Despite the figurative absence of all characters and specifically of Madeleine herself, who at the very most can be detected in some of the scenes through the fleeting passage of a foot or shoulder across the image, which nonetheless remains unidentifiable as hers, each backdrop can serve as an anchor point for the spectator’s memories. Assisted by the rhythm infusing the scenes and the order in which the backdrops appear, which remains, on the whole, strictly faithful to the progression of Vertigo itself, visitors are constantly able to conjure memories of the film, just as a stave engraves itself in the mind of the musician.

Another expression of nothingness comes in the form of the black voids created by the fade outs, which find certain figurative resonances within the scenes, serving to prolong or foreshadow their insurgence. As the projection runs, darkness contaminates the image, seriously obscuring it. In the final scene of the montage, it even succeeds in effacing the motifs entirely. This penetrating darkness postures as a contrast to the evocation of light created by the soap bubbles released outside of the gallery.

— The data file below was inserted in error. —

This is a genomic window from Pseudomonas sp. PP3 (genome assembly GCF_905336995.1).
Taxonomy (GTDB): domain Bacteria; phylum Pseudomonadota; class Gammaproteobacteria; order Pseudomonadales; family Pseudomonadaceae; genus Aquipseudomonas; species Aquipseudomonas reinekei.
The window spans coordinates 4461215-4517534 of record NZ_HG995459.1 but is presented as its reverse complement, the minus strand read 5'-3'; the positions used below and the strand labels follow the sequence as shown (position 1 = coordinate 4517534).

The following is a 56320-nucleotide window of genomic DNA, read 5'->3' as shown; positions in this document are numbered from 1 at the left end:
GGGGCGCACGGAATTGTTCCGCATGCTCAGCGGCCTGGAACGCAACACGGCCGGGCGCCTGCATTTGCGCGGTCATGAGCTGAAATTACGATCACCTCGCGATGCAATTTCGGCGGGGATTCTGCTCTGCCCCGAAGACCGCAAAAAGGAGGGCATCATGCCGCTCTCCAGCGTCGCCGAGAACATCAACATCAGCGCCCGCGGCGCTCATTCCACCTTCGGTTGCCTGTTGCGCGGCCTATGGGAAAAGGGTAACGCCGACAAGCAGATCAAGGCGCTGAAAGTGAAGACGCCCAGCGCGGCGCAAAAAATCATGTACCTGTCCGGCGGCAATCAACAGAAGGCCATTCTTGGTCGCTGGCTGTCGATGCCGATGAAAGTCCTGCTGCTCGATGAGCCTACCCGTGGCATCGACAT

While emphasising for some visitors nothing more than the deficiencies of the work’s sketchy memory, for others, the voids’ attack within each scene serves to open the floodgates for their own memories, thus actually concretizing images from the film and allowing the full impact of the associated emotions to be felt, in material form, like each of the soap bubbles. These voids cry out to be filled. The serialised backdrops offer up enough empty spaces to house the ghosts that populate the work and to conjure up the array of sensations it provoked in each of its spectators.

As though in a deserted studio, spectators are able to dominate the film’s backdrop, directly imposing their own image on it by moving in front of the projector.